Only Labour can mend the UK’s reputation on foreign policy

To paraphrase Trotsky, you may not be interested in foreign policy, but foreign policy is interested in you. National security will be an issue in the general election but thankfully Corbyn’s ambiguities have been muscled out by a tough-minded Labour approach including securonomics.

We live in an age of crisis, upheaval, insecurity, and rapid change. Like it or not, we are in a long-term conflict with Russia, China, Iran, and North Korea over democracy and justice in the future governance of geopolitics.

Their determination to dominate the world already involves war in Ukraine, the threat of war against Taiwan, hybrid operations to destabilise and divide in many places, and attacks and deaths on our streets. European intelligence agencies are warning about Russian sabotage across Europe.

If we win in July, foreign and security policy will be of greater consequence than many yet understand, but it connects to all domestic policy and the prospects of growth.

Compared to the chaos of the Corbyn years, the Labour Leadership is much better prepared for the battle to make the UK a more consequential player. David Lammy and his team have been travelling the world to win back friends and allies neglected by the Conservatives and to try to hit the ground running. Various think-tanks have been examining our approach in detail and are suggesting many useful points along the lines of the recent Chatham House report on “realistic ambition.

Labour has only ever had 16 Foreign Secretaries. The two who changed so much, after our only two landslide victories, were Ernie Bevin and Robin Cook. Bevin was a working class boy who escaped poverty, founded the TGWU, and helped build the British bomb and the crucial NATO defensive alliance. Cook was a tough cookie who put action on the environment, increased international development, and human rights into our foreign policy.

Cook was sadly saddled by a sloppy journalistic shorthand description of his mission statement as an “ethical foreign policy,” although he never used these words. The phrase lumbered us with an impossible benchmark and ignores the fact that all policies flow from our deep ethical values.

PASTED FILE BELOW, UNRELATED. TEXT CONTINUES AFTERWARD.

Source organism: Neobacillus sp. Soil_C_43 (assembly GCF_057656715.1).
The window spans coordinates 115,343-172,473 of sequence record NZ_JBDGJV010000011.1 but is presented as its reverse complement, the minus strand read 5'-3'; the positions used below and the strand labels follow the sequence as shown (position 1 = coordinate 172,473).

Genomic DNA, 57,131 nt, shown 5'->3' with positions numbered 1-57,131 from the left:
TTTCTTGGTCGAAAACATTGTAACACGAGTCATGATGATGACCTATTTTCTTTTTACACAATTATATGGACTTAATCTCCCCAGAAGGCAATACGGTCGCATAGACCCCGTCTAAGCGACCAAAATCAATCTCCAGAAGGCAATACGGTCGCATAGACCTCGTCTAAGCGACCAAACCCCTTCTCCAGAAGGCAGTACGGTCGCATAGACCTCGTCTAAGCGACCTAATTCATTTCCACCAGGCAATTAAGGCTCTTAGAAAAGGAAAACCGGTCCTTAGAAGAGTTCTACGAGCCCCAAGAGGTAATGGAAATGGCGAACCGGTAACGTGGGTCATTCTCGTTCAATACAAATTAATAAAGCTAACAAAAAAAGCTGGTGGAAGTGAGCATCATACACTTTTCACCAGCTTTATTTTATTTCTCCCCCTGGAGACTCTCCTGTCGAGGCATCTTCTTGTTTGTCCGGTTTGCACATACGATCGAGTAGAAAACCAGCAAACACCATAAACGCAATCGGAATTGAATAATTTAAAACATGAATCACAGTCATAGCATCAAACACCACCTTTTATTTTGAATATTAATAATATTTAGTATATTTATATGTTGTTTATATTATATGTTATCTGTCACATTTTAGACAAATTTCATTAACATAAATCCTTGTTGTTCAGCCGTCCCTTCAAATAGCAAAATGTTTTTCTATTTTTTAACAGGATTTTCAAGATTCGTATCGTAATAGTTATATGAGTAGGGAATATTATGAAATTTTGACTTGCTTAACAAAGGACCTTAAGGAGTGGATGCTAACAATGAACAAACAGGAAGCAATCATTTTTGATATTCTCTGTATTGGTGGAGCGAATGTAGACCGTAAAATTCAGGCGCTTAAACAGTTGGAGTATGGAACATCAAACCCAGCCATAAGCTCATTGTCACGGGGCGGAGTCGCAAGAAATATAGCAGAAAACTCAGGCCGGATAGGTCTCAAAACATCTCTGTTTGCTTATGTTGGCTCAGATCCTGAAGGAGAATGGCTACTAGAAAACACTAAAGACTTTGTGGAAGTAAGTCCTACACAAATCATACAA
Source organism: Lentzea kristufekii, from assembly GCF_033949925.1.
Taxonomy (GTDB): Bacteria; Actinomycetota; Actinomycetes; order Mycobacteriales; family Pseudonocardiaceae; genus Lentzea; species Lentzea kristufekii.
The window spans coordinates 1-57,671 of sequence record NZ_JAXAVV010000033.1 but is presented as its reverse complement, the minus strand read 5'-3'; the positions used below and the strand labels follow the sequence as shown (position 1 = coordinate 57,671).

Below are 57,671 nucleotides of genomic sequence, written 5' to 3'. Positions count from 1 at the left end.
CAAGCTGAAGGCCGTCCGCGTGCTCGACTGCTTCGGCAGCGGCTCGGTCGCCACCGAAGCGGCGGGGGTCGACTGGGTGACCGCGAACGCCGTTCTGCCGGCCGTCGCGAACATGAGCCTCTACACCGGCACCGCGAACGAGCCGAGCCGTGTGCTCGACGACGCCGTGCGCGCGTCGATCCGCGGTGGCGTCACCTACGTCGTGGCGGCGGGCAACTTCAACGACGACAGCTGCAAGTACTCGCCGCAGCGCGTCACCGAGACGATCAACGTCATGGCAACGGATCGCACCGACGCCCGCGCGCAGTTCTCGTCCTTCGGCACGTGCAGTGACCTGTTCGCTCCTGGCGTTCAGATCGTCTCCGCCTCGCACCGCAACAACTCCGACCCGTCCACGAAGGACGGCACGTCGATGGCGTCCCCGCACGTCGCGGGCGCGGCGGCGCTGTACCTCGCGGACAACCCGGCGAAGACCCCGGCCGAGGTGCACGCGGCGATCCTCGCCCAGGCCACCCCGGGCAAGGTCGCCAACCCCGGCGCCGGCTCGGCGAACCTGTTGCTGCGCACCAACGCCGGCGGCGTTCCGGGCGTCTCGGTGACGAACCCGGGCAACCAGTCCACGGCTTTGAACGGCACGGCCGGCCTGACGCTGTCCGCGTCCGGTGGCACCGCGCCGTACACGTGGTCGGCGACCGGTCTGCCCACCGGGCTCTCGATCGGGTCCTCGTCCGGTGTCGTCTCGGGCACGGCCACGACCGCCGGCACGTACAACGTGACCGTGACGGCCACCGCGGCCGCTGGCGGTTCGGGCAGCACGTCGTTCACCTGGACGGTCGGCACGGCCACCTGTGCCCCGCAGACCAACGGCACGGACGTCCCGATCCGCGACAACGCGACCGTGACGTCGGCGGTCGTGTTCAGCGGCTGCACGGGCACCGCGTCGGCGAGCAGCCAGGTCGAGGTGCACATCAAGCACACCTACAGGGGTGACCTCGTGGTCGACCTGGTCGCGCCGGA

Foreign policy, however, is intrinsically more complex and contingent on events over which we have little control and sometimes little or no warning and then comes the hard slog. President Biden’s national security adviser Jack Sullivan says that diplomacy is “a thousand ‘no’s until one day you get to a ‘yes’.”

Lammy’s doctrine of progressive realism requires tough-minded honesty about the UK, the balance of power, and the state of the world and is “the pursuit of ideals without delusions about what is achievable.”

We have our work cut out just correcting many mistakes made by the Conservatives who have shredded our foreign policy reputation over the last 14 years. But we are also dealing with a completely transformed world and one that is changing profoundly by the day.

Lammy points out that in 1997, the British economy was larger than India’s and China’s combined, the increase in global temperatures from the long-term average was under half what it is today, and American dominance was so striking that some people saw the spread of the liberal democratic model as inevitable.

Today, he writes, the global order is messy and multipolar. China is a superpower with an economy five times as large as ours. Power has shifted to many more states, which means that geopolitics takes place on a much more crowded board. Wars are increasing in scale and intensity. Democracies are on the back foot. The task of saving the planet has begun in earnest as states both compete and cooperate in an energy transition on which humanity’s future depends.

Deciding the trade offs between idealism and realism is not an easy task and is best done on a case by case basis. Dealing with the
dictatorship in China sticks in the craw but we have no choice, as Rachel Reeves recently put it, to compete, challenge, and co-operate with the regime. If Trump wins, we will have to make the most of our vital relationship that is built on intelligence-sharing and burden-sharing, although it seems likely that any American President will be shifting the focus from Europe to the far east.

For our own sake, Europe and Nato have to be at the heart of our policy. We cannot rejoin the EU but a focus on the defence of our
common neighbourhood is essential and on which we have much to offer. A new security pact with Europe on issues as varied as technology, climate change, and energy can do much to end our isolation and reduce frictions over trade.

It is both realistic and progressive for Labour to do its utmost to help ensure that Ukraine is not reduced to a vassal of Russia as that will only encourage further predations.

We face so many existential questions that will determine our weight in the world. We shouldn’t bask in nostalgia but nor should we ignore how to develop and put our assets in hard and soft power as well as diplomacy and development at the service of both our own interests and wider humanity.

If we don’t win power, we cannot change anything and if we don’t protect our security like hawks, we cannot advance freedom at home and abroad. It’s time for Labour.


If you enjoyed this piece, see Gary Kent’s previous piece, ‘Ireland and NATO’.